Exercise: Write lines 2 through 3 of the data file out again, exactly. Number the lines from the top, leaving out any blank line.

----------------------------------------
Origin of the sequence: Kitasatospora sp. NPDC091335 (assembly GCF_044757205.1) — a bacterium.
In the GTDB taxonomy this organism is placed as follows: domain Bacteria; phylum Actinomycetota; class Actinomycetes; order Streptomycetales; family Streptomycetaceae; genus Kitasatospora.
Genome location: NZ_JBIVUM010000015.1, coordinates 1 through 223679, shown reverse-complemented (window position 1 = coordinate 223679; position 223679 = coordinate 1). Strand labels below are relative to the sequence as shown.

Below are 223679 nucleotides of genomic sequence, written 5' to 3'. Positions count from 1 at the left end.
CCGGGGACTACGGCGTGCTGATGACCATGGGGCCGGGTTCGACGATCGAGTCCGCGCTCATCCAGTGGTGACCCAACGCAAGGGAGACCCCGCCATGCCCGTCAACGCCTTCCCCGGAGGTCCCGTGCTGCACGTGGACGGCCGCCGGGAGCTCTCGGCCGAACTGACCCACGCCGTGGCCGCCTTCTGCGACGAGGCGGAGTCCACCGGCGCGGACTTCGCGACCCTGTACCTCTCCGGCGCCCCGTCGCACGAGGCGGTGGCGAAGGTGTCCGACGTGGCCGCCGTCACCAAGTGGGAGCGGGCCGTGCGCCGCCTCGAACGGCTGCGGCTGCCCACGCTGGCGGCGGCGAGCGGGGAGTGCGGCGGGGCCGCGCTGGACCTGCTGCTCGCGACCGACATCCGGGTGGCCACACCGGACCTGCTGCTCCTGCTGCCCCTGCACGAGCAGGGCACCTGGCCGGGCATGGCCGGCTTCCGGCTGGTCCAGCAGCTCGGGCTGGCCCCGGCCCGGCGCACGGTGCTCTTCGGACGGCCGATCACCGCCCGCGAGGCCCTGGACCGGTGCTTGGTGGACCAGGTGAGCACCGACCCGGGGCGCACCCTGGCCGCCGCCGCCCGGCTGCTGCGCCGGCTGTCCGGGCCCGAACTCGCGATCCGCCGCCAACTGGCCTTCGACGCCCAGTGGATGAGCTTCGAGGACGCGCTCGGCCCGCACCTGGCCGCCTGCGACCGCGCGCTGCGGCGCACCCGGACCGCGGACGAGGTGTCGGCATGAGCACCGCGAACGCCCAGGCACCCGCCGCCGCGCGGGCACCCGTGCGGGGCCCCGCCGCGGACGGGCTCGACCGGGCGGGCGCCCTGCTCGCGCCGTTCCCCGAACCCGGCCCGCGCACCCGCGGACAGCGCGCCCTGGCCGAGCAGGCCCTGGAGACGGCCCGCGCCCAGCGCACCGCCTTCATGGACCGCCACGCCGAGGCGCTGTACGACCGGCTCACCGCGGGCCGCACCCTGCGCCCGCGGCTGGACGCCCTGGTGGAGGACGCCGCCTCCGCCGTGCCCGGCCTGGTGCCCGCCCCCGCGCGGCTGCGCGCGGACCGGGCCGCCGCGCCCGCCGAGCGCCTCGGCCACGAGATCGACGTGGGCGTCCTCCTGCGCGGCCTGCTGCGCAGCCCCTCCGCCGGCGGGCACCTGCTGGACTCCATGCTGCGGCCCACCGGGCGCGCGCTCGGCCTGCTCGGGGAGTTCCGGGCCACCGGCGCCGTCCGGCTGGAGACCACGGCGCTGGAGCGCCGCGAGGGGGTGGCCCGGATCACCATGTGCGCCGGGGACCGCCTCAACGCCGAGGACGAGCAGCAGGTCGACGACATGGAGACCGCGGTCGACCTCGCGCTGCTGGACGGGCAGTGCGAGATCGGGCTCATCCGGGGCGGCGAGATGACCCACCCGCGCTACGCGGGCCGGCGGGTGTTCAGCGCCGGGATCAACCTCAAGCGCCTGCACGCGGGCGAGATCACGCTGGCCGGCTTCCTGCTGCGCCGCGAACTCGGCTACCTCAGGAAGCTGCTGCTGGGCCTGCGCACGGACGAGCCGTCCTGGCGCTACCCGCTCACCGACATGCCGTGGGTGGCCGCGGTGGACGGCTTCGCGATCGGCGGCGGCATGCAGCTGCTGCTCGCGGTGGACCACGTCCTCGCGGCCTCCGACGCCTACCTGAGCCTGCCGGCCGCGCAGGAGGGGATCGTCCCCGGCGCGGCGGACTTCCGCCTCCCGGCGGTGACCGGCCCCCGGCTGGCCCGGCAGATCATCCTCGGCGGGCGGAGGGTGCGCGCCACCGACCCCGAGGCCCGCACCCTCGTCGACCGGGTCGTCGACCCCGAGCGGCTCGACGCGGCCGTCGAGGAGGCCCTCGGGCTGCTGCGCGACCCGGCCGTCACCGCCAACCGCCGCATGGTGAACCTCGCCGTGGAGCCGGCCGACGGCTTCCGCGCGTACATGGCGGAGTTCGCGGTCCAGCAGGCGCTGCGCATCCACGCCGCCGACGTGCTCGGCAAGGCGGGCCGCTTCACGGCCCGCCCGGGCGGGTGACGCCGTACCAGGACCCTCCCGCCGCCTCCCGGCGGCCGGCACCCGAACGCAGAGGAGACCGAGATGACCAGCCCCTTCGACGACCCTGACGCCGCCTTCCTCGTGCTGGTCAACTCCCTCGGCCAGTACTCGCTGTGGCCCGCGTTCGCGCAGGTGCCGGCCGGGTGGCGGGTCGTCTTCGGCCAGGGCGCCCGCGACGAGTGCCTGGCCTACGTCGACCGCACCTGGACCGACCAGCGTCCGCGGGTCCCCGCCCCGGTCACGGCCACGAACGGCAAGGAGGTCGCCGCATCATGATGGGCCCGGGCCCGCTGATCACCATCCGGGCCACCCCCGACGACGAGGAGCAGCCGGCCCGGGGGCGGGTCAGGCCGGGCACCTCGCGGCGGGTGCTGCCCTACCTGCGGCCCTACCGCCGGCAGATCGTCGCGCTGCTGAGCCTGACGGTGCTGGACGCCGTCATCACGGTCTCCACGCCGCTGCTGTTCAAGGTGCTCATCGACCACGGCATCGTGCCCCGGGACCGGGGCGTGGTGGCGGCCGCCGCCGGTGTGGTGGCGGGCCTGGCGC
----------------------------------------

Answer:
In the GTDB taxonomy this organism is placed as follows: domain Bacteria; phylum Actinomycetota; class Actinomycetes; order Streptomycetales; family Streptomycetaceae; genus Kitasatospora.
Genome location: NZ_JBIVUM010000015.1, coordinates 1 through 223679, shown reverse-complemented (window position 1 = coordinate 223679; position 223679 = coordinate 1). Strand labels below are relative to the sequence as shown.